Nicola Markus describes how the Europeans discounted the nomadic Aboriginal way of life and "failed to identify the profound suitability of this ancient way of life in an equally ancient and complex continent." We can perhaps forgive our forefathers their ignorance, but we have no convenient scapegoat for more recent environmental outrages. Markus documents that between 1997 and 1999, the equivalent of 100 football fields of Queensland's Brigalow Belt was being cleared every hour.

The legacy of working against the land for so long is that our footprint - the demands we make on the land - now exceeds what the environment can provide or absorb. Markus points to research that ranks Australia's ecological footprint as the sixth largest among 150 countries assessed in 2006. (1) We like our beef and dairy products - more than 75% of Australia's water is used by the agricultural and pastoral sectors. Our household water use is also high, making us the 13th highest water consuming nation in the world.

Another problem is that our stressed and depleted landscapes are less able to withstand the impacts of climate change. That's why I'm incredulous that the Victorian government recently eased water restrictions - even though the dams are only 5% higher than this time last year - so that we can now water our gardens every other day. Let's be honest, most of the gardens that need lots of water are those that are full of non-native plants completely unsuited to this climate - another colonial throwback.

It is no doubt a political move to earn votes in an election year and owes much to the controversial north-south pipeline and the desalination plant. But it seems crazy to encourage a more relaxed approach to water when the media has been bombarding us with "save water" messages for the last two years. Australia remains, after all, the driest inhabited continent on earth and 75% of our land is arid or semi-arid. In contrast, Western Australia, in recognition of declining rainfall trends in the SW, has recently imposed year-round water restrictions limiting sprinklers to just twice a week. And it's a move that's been generally well accepted by a water-wise population.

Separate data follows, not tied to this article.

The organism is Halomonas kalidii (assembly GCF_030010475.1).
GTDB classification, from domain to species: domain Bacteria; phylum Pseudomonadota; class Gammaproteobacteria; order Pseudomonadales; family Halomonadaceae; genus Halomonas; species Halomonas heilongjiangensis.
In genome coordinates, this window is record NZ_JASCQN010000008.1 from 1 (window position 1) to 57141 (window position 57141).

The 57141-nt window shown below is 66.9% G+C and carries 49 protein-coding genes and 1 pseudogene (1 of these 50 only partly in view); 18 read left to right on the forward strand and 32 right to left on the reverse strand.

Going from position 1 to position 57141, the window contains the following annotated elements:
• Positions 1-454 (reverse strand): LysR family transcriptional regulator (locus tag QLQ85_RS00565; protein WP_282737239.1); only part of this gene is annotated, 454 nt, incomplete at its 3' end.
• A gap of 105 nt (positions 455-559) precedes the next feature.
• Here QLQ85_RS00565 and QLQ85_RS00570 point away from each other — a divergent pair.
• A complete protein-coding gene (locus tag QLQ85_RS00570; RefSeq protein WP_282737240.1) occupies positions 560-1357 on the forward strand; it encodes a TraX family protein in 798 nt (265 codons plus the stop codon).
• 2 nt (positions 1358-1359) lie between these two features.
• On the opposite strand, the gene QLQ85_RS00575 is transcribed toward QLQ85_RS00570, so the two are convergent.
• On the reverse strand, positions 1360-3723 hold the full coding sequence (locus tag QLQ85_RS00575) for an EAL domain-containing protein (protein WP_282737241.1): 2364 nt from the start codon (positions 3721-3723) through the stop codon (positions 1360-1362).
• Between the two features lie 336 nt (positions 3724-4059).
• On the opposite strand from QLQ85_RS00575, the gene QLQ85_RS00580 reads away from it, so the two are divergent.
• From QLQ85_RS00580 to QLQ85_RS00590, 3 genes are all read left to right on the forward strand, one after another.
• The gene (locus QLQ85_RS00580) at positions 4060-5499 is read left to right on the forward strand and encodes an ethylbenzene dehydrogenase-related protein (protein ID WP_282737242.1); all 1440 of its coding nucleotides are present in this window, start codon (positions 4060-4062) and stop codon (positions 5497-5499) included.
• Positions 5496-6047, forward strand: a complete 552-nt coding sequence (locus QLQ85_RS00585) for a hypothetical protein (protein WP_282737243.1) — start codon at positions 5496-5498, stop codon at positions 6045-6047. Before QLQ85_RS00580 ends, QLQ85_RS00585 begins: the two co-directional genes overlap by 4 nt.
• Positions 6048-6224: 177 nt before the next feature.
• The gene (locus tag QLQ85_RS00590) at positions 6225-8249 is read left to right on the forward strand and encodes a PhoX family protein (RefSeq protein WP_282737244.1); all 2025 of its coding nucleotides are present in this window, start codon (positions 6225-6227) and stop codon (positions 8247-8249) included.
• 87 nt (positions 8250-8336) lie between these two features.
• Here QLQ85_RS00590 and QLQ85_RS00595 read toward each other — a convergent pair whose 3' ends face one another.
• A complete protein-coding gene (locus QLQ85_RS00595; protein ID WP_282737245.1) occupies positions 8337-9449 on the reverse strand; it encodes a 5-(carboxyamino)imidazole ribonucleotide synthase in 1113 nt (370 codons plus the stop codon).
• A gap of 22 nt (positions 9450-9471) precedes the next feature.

Water was a prominent theme at a recent talk by Dr Kate Auty, Commissioner for Environmental Sustainability, magistrate and founder of the first Koori Court in Victoria. Kate talked about riding with her brother through the outback from Bourke in NSW to Melbourne as a teenager. They followed the stock routes from bore to bore. The trip and the daily need to find water (at one point, they couldn't locate a bore) instilled in her an understanding of the importance of water and the fragility of our ancient environment.

Inspired by Kate's recommendation, I read Cleared Out, First Contact in the Western Desert by Sue Davenport, Peter Johnson and Yuwali (a Martu woman). The book documents the clearing out of Western Australia's Western Desert in preparation for the launch of the Blue Streak rockets, a joint British and Australian government project in 1964.

Two Patrol Officers were charged with patrolling an area larger than France with the aim of moving the Martu people out of the danger zone. Cleared Out tells the extraordinary story of Yuwali, a Martu girl aged 17, and her own and her group's first encounter with the whitefella.

Yuwali and her grandmother, mother, father's sister and a large number of children (they had become separated from the men for various reasons), lived in camps clustered around salt lakes in Wirnpa country. Wirnpa is a rainmaking snake and, along with Karparrti and other Dreamtime beings, formed the country around the Percival Lakes (the Canning Stock Route passes through the eastern fringe of the lakes).